BMSC is quite stable in these solvents, and no detectable MS formation is observed after >20 h storage time. Suitable reaction temperatures will typically be high enough to keep the solution or melt in the liquid form and not high enough to cause loss of the species 1, 2, 3, or 5 in FIGS. 1 and 2. The reaction temperature is less than 180 C., 160 C., 140 C. For example the reaction temperature may be less than 120 C., preferably less than 100 C., and sometimes more preferably less than 60 C. Higher reaction temperatures may be appropriate when more sterically hindered alcohols are used as reactants if longer reaction times are not acceptable.

In one embodiment, the reaction temperature may be selected such that product species 3 and 5 are devolatized to separate these reaction products from reactants and byproducts. In another the reaction temperature is selected such that byproduct 4 is devolatized to separate this reaction byproduct from the products. In a further embodiment, the reaction temperature is selected so that product species 3 and 5 and byproduct 4 are devolatized from the non-reacted reactants and later separated. Such a devolatization/reaction temperature schemes of the reaction products could be employed to help favor full conversion and make it easier to run the process continuously or semi-continuously (e.g. continuous feed of the reactants and devolatization of the reaction products). Adding a distillation column could also allow a proper separation of the components. However, it is important to note that more undesired side reactions and byproducts are observed at elevated reaction temperatures (e.g. at temperatures above about 150 C., especially above about 200 C.).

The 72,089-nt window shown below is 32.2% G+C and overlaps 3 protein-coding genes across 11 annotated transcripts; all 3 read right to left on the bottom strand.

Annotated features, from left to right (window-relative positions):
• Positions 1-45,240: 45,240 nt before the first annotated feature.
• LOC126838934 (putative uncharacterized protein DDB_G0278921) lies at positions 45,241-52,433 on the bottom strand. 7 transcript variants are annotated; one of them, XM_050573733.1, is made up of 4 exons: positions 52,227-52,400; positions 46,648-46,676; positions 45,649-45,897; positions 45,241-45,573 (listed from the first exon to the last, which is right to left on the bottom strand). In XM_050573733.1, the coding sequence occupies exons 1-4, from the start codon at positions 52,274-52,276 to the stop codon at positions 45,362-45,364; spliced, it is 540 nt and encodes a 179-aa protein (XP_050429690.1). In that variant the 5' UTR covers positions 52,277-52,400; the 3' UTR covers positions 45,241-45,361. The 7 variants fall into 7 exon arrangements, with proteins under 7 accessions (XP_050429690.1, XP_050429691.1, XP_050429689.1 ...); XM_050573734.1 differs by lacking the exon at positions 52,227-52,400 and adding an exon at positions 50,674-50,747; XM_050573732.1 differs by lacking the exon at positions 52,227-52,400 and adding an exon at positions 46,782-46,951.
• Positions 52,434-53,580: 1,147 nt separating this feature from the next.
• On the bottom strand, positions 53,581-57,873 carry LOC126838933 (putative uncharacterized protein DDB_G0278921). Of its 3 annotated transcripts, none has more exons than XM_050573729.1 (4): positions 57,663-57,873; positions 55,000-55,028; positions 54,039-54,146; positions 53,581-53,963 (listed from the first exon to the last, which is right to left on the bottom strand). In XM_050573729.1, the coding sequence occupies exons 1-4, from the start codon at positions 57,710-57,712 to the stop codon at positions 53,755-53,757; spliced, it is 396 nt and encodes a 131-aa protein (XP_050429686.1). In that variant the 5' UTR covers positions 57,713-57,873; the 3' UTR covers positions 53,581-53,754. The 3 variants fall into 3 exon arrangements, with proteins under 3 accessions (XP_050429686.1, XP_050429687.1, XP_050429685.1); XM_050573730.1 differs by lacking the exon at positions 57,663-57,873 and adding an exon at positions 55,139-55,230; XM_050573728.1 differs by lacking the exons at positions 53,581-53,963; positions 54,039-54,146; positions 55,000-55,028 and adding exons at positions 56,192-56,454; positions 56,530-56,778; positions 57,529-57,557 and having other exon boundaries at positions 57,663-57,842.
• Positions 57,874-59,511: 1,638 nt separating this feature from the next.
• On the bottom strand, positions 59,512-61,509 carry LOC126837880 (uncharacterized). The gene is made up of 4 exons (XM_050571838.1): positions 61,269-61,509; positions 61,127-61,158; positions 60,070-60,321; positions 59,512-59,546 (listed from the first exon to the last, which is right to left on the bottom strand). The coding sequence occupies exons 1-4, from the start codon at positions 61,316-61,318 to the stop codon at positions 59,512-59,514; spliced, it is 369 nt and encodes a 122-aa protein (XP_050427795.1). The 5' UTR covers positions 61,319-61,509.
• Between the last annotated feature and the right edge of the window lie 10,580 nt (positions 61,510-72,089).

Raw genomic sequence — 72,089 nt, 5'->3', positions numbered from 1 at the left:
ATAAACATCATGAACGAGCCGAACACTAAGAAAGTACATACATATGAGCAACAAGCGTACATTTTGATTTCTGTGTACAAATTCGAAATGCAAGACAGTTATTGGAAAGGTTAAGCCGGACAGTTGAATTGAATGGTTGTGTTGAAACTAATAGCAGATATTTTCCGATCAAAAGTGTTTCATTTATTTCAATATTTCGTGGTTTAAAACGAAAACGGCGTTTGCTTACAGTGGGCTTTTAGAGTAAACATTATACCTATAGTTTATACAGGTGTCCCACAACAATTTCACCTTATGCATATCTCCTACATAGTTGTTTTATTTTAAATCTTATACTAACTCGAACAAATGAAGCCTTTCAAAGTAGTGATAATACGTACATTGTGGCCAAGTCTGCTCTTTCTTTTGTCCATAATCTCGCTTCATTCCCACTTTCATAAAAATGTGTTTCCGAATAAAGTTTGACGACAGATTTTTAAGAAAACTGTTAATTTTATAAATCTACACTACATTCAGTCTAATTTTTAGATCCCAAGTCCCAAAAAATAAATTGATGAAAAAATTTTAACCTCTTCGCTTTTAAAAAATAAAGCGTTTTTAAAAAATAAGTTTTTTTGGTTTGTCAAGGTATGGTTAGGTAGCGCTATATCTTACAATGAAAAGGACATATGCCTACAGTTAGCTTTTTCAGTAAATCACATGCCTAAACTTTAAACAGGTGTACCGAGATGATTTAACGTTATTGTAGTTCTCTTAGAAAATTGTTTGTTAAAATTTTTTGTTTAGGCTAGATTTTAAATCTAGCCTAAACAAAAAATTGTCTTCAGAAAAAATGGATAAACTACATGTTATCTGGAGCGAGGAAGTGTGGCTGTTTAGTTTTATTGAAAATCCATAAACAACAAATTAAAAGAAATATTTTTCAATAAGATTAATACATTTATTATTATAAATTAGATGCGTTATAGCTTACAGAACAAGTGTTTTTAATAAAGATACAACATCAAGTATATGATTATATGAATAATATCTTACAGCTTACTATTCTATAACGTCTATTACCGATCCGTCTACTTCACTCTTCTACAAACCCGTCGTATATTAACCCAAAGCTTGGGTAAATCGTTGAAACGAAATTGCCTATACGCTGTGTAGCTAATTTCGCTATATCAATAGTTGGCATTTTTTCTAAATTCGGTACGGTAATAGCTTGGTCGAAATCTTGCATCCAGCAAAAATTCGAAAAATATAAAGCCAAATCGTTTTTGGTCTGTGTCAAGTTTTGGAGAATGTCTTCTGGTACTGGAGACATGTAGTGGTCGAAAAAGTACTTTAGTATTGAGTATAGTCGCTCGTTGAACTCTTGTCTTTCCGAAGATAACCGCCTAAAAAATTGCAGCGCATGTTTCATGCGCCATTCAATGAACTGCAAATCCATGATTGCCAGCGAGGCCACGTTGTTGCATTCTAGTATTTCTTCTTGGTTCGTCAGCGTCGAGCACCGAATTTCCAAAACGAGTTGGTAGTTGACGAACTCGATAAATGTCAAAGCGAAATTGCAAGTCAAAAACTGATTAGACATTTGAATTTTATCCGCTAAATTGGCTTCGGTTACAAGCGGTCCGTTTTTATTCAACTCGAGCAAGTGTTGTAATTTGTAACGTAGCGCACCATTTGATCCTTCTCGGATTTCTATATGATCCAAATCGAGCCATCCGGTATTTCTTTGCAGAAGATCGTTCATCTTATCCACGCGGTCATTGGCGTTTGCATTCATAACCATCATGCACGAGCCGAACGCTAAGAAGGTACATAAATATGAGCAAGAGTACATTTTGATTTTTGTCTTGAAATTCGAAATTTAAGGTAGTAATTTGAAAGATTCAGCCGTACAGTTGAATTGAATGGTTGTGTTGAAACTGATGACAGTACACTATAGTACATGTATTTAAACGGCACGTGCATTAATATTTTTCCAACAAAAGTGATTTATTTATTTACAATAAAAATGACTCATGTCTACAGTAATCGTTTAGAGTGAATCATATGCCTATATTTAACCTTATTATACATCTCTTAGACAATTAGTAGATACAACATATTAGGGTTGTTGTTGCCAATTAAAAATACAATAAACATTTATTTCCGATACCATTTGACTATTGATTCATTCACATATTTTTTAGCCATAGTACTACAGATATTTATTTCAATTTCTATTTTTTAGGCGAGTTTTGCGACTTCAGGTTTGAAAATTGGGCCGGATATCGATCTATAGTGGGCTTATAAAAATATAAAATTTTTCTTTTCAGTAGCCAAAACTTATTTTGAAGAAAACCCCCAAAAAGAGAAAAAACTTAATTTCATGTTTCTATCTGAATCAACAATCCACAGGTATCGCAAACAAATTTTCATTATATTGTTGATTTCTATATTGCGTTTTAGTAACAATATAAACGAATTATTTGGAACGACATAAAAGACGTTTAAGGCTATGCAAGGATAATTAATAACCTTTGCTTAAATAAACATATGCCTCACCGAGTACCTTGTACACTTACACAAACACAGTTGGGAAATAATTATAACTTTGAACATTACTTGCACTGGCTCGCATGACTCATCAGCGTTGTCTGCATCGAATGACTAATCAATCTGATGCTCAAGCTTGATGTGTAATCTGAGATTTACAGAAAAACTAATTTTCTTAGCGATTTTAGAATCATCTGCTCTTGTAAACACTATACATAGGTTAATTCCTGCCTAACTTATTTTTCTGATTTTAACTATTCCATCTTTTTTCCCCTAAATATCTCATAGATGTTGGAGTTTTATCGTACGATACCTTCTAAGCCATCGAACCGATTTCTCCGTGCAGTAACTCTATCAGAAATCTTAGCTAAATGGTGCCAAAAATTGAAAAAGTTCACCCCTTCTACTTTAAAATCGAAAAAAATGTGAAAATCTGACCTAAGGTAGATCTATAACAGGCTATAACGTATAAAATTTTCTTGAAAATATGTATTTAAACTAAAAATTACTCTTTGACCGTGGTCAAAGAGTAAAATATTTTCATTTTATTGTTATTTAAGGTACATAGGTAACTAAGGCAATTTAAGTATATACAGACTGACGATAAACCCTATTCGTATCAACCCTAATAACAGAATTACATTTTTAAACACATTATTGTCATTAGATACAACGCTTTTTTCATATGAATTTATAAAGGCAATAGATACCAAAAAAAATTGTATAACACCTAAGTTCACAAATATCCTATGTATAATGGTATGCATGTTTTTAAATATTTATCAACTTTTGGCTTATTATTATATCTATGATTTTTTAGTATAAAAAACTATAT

Water may optionally be present during the reaction, but it is important to limit the amount of water present because ester-substituted diaryl carbonates such as BMSC are readily hydrolyzed to methyl salicylate and even salicylic acid in the presence of basic compounds such as alcohols and water, especially at elevated temperatures, see for example, U.S. patent application Ser. No. 11/748,951, which is incorporated herein by reference. Therefore the amount of water present should be less than 1 mole %, preferably less than 100 ppm, more preferably less 10 ppm, and most preferably less than 1 ppm based on the concentration of the ortho-ester substituted diaryl carbonate. In one embodiment, water is essentially absent during the reaction of the ortho-ester substituted carbonate.

Reaction times may be 72 hours or less, preferably 24 hours or less, more preferably 12 hours or less, most preferably 4 hours or less. In some embodiments, the reaction time may be as little as 1 hour or less, preferably 30 minutes or less. Longer reaction times may be appropriate when more sterically hindered alcohols are used as reactants. The use of higher reaction temperatures typically enables shorter reaction times to be used, however more byproduct reactions (e.g. reactions involving the methyl ester group become more important in the melt, especially at elevated temperatures) are generally formed as higher reaction times are used.